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Black labor migration in caribbean guatemala, 1882-1923

Collection:
Black Caribbean Literature (BCL)
Contributor:
Opie,Frederick Douglass (Author)
Format:
Book, Whole
Publication Date:
2012
URL:
http://www.worldcat.org/isbn/9780813044422
Published:
Gainesville: University Pr Of Florida
ISBN:
0813044421
Location:
African American Research Center, Library, University of Illinois at Urbana-Champaign
Subject Term:
History, Race relations, African Americans, Guatemala, Central America, Foreign workers
Notes:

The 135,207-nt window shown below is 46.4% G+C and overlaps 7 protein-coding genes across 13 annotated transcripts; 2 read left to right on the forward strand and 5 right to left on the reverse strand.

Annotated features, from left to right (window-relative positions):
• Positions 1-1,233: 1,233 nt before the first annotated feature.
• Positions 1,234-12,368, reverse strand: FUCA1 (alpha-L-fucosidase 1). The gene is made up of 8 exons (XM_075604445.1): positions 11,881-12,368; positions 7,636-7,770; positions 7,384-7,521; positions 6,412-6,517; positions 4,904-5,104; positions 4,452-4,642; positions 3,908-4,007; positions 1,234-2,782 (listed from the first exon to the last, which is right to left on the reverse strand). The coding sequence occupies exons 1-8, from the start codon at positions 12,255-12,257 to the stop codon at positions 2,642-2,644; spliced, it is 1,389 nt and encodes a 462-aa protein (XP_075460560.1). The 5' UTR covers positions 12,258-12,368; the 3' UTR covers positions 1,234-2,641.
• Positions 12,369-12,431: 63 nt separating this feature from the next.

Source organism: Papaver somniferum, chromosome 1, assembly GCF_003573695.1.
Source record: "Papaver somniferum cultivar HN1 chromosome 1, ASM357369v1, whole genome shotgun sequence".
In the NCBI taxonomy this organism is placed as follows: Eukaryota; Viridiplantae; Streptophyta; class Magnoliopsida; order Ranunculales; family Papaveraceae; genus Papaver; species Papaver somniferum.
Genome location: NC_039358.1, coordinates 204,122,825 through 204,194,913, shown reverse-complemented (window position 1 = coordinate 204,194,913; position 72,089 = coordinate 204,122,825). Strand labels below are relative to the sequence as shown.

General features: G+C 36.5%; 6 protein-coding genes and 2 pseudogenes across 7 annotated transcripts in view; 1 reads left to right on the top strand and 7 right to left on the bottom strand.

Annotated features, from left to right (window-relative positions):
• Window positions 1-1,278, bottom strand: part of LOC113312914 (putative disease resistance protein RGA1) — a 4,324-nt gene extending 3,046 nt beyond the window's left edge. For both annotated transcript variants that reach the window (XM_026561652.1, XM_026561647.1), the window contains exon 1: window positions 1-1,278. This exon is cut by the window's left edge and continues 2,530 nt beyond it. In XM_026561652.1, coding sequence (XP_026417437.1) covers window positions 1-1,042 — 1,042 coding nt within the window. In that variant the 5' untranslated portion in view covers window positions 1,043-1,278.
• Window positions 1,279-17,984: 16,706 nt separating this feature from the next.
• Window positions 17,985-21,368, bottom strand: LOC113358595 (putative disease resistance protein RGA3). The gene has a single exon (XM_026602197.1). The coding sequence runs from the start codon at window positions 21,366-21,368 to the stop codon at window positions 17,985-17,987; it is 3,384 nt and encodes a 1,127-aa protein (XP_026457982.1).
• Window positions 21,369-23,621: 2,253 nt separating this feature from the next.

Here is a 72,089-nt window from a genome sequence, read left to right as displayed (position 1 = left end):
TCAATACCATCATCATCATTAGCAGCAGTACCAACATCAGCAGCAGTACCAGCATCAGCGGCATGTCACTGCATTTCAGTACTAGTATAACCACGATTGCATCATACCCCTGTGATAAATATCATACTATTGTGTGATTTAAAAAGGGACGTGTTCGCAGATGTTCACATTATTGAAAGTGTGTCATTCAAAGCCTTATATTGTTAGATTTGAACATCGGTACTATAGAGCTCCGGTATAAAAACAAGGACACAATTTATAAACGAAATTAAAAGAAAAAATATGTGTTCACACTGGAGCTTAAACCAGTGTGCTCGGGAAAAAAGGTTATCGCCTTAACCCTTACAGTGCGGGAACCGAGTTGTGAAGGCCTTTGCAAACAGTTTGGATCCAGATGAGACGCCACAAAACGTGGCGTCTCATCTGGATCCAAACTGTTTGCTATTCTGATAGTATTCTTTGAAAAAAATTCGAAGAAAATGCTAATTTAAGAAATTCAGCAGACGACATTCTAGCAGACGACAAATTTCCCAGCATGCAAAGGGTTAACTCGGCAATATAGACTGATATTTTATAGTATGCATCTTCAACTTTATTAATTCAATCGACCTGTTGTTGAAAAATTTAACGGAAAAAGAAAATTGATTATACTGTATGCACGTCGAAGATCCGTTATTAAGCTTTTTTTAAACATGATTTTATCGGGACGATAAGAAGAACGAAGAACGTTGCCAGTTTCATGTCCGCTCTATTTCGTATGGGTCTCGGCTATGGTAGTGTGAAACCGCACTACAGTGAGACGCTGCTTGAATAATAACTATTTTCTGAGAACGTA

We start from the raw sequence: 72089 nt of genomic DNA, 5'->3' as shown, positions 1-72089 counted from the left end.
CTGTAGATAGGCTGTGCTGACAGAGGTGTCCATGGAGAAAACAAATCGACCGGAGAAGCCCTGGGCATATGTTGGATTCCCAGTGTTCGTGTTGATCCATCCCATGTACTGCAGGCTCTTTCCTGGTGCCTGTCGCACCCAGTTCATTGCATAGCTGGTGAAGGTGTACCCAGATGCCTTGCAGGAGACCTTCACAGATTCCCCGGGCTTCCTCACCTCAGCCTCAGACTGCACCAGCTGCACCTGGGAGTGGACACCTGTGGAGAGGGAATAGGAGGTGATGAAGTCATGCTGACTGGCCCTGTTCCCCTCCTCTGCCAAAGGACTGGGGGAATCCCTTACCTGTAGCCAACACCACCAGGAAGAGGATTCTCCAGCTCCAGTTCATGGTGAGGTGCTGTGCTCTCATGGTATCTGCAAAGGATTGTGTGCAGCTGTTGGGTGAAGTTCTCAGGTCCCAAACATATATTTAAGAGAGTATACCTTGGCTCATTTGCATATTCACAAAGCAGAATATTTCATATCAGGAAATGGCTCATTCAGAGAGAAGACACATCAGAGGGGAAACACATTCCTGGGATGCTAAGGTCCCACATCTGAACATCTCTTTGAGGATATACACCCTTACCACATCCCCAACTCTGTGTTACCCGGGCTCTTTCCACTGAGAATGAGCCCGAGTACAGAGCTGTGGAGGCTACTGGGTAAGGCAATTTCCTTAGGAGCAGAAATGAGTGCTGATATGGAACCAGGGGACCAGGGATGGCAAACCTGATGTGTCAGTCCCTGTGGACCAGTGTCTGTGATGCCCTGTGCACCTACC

145 p, The Guatemalan government sought to build an extensive railroad system in the 1880s, and actively recruited foreign labor. For poor workers of African descent, immigrating to Guatemala was seen as an opportunity to improve their lives and escape from the racism of the Jim Crow U.S. South and the French and British colonial Caribbean. Using primary and secondary sources as well as ethnographic data, Opie details the struggles of these workers who were ultimately inspired to organize by the ideas of Marcus Garvey. Regularly suffering class- and race-based attacks and persecution, black laborers frequently met such attacks with resistance. Their leverage--being able to shut down the railroad--was crucially important to the revolutionary movements in 1897 and 1920.